Our phone call was an oddity – you just don’t get diagnosed with Sanfilippo Syndrome and then get a phone call that same week asking you to come screen for a clinical trial.  It was simply the luck of having connected to the right people at the right time. In this case, we had connected with another family screening for a different clinical trial at the same location just as a clinical trial for our son’s subtype of Sanfilippo was actually recruiting for participants.  Sanfilippo Syndrome, especially in 2015, had an extremely low number of clinical trials recruiting.  And by small, I mean two –   0ne for the more common subtype,Type A and one for the more rare Type B, which is the subtype Will has.

The more likely process for rare disease families is to stalk the clinical trial website daily investigating the listed trials, trying desperately to understand unfamiliar research terminology and gain an unofficial medical degree overnight.  You watch for “Active, not recruiting” to change to “Recruiting.”  You call and email the clinical trial coordinators and then call and email again when they don’t respond back to you soon enough.  Then you have your local doctors call and email on your behalf, hoping they will get a response.  You struggle to understand, when your loved one is literally dying a little more every second of every day, how clinical trial administrators can just react without your sense of life-or-death urgency. You curse the very guidelines and bureaucracy that you know are designed to keep participants safe for delaying the one thing that could actually make a difference in your loved one’s prognosis.  You see the limited number of spots available and feel guilty about competing with other families facing the same journey you are on while also doing everything in your power to give your loved one a chance.  Even here, right at the beginning, you feel the stress of this process.  But you also feel invigorated because, in a situation where it seems like you can do nothing to make it better, you are able to do SOMETHING.  You made a promise to provide the best care possible and this is how you are going to do it.  You double down on your resolve and keep emailing.

And let’s say you make it—you get the call or the email telling you that your loved one is eligible for pre-screening as we did.  You are excited but what comes next isn’t easy either. It means putting your child through more bloodwork and having doctors do and send more paperwork until finally you get the go ahead to travel to the trial site for the official screening process.  When we were invited to screen, we needed to find childcare for our daughter, take time off of work, and travel across country with a child with special needs.  We then had to put our son through more medical procedures along with day-long cognitive and developmental testing.  We did this all with the constant reminder that only 11 participants were being admitted into this trial.  Would our son be one of them?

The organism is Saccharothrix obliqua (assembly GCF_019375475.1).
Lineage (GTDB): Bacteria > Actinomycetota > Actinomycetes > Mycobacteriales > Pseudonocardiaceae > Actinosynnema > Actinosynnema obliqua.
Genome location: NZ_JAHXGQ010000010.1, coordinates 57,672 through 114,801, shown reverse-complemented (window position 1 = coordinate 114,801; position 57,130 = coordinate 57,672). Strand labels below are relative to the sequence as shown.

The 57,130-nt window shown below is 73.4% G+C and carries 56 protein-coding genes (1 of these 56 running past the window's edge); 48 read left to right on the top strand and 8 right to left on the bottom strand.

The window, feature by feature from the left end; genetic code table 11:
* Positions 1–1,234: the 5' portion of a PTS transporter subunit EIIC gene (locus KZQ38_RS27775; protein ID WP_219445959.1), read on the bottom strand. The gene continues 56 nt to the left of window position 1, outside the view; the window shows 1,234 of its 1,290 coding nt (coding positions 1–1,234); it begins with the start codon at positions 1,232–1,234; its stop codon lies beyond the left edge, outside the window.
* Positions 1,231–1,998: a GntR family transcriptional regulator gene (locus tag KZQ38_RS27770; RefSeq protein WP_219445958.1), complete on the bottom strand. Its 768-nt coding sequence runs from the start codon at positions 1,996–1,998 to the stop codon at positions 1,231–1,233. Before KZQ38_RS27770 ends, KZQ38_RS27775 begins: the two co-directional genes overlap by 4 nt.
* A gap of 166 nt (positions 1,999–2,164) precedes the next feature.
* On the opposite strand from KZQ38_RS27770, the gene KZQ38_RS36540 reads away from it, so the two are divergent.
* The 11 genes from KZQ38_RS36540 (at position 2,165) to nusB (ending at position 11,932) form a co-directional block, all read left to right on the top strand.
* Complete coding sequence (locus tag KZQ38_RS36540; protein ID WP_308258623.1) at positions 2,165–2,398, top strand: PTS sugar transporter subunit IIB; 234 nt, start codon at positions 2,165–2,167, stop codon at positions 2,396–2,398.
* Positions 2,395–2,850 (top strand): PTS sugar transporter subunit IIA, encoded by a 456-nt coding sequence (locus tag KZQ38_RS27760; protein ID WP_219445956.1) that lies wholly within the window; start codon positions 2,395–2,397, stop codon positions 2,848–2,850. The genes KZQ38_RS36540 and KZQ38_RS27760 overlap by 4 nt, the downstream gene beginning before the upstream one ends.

The Choice

When going to screen for a clinical trial, there are actually two evaluations happening simultaneously.  The first and obvious evaluation is that the clinical trial team is assessing the potential participant to see if the individual meets the criteria to be included in the trial.  Second, the participants (and their family) are evaluating the trial to see if it meets their expectations.  Or at least they should be.

The power differential is very obvious in rare disease clinical trial evaluation.  Because the disease is rare, families don’t have multiple options from which to choose.  And because these rare diseases can often be fatal or life-limiting, families don’t have the time to wait for more options to become available.  Often, due to the cost of experimental treatments for rare disease, participation slots in the trial are limited.  This raises the urgency rare disease families feel when being offered a chance for a clinical trial and puts the majority of the power in the hands of the clinical trial provider.  When families feel this heightened urgency and sense of competition for inclusion in the trial, it is difficult for them to have the necessary space and resources available to assess their risk tolerances.   To families, the trial treatment could very well be the difference between life and death for their loved one.  It’s a great deal of pressure to put on a family already living the nightmare of a difficult diagnosis.